Throwback from History | Julia Margaret Cameron

Julia Margaret Cameron was a British photographer who became known for her portraits of celebrities of the time. She took up photography at the relatively late age of 48, when she was given a camera as a present by her daughter and son in law.


Cameron’s photographic career was short, spanning eleven years of her life (1864–1875).

Although her style was not widely appreciated in her own days, her work has had an impact on modern photography, especially the closely cropped portraits. Today she is the subject of discussion in many photography schools and thus PhotoConcierge brings ‘Throwback from History’, the life of Julia Margaret Cameron, aka Cameron.


Julia Margaret Cameron was born in Calcutta, India. Her father was James Pattle, a British official of the East India Company, and her mother was Adeline de l’Etang, a daughter of French aristocrats. Julia Margaret was part of a large family, the fourth of ten children. In turn, after her marriage, she had a large family of her own. Because of her social status and prominence she was able to make the acquaintance of a significant number of famous people.


Julia was educated in France, but returned to India in 1834 when she was nineteen. In 1838, she married Charles Hay Cameron, a jurist and member of the Law Commission stationed in Calcutta; he was twenty years her senior. In 1848, Charles Hay Cameron retired and he and Julia and their family moved to London. It was then when her husband was travelling frequently, Cameron’s daughter gifted her the camera to cope up with the loneliness. Cameron began photographing everyone in sight. Within a year, she became a member of the Photographic Societies of London and Scotland.


During her career, Cameron registered each of her photographs with the copyright office and kept detailed records. She was also a determined promoter of her own work. In 1865, she had the first one person exhibition of her photographs at Colnaghis in London, and also presented a folio of her work to the British Museum.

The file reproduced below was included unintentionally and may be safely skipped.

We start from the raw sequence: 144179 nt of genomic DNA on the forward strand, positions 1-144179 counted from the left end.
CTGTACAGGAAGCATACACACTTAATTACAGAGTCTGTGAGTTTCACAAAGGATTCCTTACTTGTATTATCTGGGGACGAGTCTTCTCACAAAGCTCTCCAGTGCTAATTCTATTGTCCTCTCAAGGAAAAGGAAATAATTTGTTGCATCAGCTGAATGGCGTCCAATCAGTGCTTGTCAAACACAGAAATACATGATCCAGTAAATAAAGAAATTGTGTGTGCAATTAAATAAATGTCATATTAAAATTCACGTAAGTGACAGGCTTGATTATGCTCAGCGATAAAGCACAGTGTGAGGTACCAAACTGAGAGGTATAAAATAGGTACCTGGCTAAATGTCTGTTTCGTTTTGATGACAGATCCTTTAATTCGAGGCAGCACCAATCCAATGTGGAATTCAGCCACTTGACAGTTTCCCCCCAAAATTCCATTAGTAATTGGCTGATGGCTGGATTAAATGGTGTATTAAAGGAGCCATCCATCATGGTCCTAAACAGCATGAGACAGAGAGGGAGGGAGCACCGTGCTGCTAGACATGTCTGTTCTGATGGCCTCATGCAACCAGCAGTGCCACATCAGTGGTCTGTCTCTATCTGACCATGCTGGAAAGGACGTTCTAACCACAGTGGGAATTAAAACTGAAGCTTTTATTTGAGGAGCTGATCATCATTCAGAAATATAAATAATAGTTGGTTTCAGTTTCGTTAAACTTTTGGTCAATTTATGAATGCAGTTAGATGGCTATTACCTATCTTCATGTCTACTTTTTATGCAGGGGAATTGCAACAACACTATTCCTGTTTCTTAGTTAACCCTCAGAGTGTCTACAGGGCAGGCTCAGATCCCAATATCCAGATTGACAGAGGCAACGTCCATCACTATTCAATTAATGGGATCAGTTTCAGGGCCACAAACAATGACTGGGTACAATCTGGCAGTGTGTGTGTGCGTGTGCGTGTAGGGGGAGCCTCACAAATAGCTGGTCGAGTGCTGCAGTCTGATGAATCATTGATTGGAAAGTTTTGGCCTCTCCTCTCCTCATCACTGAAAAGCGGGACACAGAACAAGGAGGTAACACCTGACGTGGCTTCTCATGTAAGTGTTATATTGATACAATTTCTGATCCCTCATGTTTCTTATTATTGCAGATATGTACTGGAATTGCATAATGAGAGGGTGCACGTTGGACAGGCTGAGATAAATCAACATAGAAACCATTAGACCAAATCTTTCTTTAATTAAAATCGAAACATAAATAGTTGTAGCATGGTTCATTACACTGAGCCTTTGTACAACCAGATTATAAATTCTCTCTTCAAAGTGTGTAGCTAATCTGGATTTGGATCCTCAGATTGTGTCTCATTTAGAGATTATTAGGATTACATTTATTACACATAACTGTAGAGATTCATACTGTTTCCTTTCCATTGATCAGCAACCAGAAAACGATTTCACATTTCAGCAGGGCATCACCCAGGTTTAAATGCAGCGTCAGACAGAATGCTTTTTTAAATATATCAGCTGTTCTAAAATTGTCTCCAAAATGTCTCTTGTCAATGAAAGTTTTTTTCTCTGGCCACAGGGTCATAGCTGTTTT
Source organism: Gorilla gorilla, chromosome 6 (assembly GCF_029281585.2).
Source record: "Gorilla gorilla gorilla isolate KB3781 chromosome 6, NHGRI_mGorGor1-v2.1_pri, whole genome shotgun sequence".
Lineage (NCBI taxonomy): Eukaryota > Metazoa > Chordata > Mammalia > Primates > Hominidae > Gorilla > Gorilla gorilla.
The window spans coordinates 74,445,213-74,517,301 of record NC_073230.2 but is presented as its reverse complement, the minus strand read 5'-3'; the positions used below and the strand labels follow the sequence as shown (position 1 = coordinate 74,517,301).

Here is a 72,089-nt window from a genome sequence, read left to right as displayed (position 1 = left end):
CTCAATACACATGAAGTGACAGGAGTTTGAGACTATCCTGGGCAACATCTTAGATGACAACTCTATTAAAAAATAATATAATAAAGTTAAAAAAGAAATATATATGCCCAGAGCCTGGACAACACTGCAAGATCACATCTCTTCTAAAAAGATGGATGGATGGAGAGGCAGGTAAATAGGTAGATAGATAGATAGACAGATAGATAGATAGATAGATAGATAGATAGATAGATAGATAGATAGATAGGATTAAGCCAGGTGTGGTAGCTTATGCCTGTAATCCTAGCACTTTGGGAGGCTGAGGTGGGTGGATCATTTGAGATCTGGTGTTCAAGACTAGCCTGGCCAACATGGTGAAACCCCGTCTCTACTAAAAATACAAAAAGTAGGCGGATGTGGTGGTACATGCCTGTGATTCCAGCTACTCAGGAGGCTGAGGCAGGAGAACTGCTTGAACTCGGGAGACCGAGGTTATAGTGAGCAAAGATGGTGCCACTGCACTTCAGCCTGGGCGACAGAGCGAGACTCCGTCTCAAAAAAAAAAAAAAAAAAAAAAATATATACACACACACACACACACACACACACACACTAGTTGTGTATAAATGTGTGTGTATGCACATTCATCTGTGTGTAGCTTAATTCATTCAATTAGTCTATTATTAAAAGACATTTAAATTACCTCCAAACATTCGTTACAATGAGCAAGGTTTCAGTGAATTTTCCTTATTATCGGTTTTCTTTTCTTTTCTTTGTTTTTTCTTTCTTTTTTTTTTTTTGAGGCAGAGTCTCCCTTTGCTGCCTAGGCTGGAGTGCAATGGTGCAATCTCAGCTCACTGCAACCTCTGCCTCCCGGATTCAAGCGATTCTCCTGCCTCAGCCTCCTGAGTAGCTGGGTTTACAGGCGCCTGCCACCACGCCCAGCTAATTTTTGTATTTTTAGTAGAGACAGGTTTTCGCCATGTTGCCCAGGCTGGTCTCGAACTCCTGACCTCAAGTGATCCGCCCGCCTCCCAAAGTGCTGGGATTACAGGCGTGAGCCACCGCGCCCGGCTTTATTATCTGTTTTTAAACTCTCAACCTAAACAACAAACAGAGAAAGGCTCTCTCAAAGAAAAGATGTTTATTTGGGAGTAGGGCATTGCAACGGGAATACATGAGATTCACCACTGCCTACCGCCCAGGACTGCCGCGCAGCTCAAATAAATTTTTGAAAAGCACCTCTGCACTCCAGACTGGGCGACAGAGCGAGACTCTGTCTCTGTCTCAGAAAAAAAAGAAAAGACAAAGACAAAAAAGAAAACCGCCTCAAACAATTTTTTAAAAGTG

Most of Cameron’s photographs are portraits of members of her family, concentrating on their faces. She wanted to show their natural beauty, and she often asked female sitters to let down their hair so she could show them in a way that they were not accustomed to presenting themselves. Judging by the number and quality of photographs she made of girls and women, she shows evidence of being especially attuned to photographing them and showing their inner qualities.


According to New World Encyclopedia, the bulk of Cameron’s photographs fit into two categories: Closely framed and evocative portraits of both male and female subjects, and illustrative allegories and tableaux based on religious and literary works. In the allegorical works in particular, her artistic influence was clearly Pre-Raphaelite, with far-away looks, limp poses, and soft lighting.

In Cameron’s posed photographic illustrations she frequently photographed historical scenes or literary works, often using forms of staging and imaginative posing that had become conventions in oil paintings. However, she made no attempt at hiding the backgrounds in her pictures. She was also considered the role model for the medieval damsels.


Cameron’s closely held frames and dreamy photographs reminds us of the Instagram filters that are being used centuries after her life!

One of her most popular quotes goes like this “Beauty, you’re under arrest. I have a camera, and I’m not afraid to use it.”Stay inspired and continue to produce great imageries.


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